Credit Suisse bankrolls property lender Pallas Capital’s NZ push

Pallas has lined up $NZ360 million ($340 million) of funding for the Pallas NZ Funding Trust 1 from Credit Suisse, which is tipping in $NZ300 million alongside a few others.

It’s a smaller investment than the half-billion odd warehouse that Credit Suisse provided for the Pallas Funding Trust 1 (PFT 1) in November 2021.

But it’s still a vote of confidence, especially against the macroeconomic backdrop, for Pallas Capital’s first lending vehicle in Kiwi commercial real estate debt market.

And Pallas is wasting no time in getting the ball rolling, having already written six loans to the tune of $NZ29 million ($27.4 million) within days of its launch.

Similar to PFT 1, the newly launched vehicle plans to cut cheques between $NZ2 million and $NZ10 million (with some room to go higher) to medium-sized borrowers for pre-development, residual stock, investment properties and the like. It’s all non-construction loans.

Most of its borrowers are developers, but it will also lend against residential property if the borrower needs the money for a commercial use such as starting a business. The fund’s an evergreen one with no fixed term, and Pallas may look to securitise it later or alternatively, try to find a new facility.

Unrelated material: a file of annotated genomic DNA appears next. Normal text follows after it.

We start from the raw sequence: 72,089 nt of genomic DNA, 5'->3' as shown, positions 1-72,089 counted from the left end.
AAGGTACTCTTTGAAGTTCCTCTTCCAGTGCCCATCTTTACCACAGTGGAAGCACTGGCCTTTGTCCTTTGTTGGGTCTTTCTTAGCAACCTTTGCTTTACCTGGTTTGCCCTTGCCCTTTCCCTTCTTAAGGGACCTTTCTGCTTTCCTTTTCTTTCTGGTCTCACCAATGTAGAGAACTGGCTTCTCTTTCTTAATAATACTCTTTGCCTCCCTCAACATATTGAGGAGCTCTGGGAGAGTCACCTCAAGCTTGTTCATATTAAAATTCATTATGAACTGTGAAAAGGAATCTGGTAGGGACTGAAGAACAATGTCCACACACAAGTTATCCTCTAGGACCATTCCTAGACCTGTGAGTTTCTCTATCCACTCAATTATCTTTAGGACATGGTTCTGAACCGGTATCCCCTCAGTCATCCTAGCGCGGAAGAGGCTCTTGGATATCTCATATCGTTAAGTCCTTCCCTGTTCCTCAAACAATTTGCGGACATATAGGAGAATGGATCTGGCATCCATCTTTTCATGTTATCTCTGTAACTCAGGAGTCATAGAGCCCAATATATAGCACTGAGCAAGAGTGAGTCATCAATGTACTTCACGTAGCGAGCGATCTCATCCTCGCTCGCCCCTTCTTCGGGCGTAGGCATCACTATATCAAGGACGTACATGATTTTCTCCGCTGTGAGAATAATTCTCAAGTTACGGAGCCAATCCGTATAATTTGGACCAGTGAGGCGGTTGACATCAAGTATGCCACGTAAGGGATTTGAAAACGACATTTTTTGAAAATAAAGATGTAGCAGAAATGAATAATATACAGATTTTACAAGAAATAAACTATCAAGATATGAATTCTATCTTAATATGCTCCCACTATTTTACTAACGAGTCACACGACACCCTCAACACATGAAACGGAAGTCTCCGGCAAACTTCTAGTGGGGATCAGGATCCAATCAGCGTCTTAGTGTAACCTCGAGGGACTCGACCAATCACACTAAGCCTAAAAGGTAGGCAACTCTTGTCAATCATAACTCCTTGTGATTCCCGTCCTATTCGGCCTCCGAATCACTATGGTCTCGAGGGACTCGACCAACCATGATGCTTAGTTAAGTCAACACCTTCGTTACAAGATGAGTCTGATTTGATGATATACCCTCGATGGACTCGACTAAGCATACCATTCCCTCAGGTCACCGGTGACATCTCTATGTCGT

The Australia version’s written 72 loans so far, totalling $320 million. For the Kiwi one, the firm’s aiming for 70 to 80 loans of 18 months to three years each. Returns for investors investing behind Credit Suisse were expected to be about 10 per cent a year.

Pallas Capital reckons traditional banks and other non-bank lenders will tighten liquidity and lending terms for small-to-medium sized CRE market and both its PFT funds could fill the gap. More so, if high-net-worth and even retail investors stop plying into non-bank lenders’ funds.

“The market segment serviced by the PFT vehicles in Australia and New Zealand, whilst underserviced at present, generates substantial lending volumes given that most commercial properties have a value range of AU$1 – AU$15 million,” Pallas’s chief investment officer Dan Gallen said.

“This is precisely where PFT No. 1 and PFT NZ focus their lending businesses. We are confident that PFT NZ will emulate the success of PFT No. 1 as the lending team in our new Auckland office have long experience and deep relationships in the New Zealand CRE loan market.”

Pallas has lent more than $2.4 billion across 331 transactions since December 2016. Of this, 150 have been repaid leaving it with a book value of $1.5 billion across 185 deals. It also does construction loans, but they sit outside the PFT funds.

Credit Suisse’s head of securitised products for Asia Pacific, Will Farrant, said the PFT 1 represented a new asset class for Credit Suisse in Australia when it was launched in late 2021.

“We looked for ways to expand how we can support Pallas Capital from the outset, and so are very pleased to now offer the same funding structure in New Zealand. We are confident of Pallas Capital’s future success and will continue to seek ways to do more with them going forward,” Farrant said.

View article on Australian Financial Review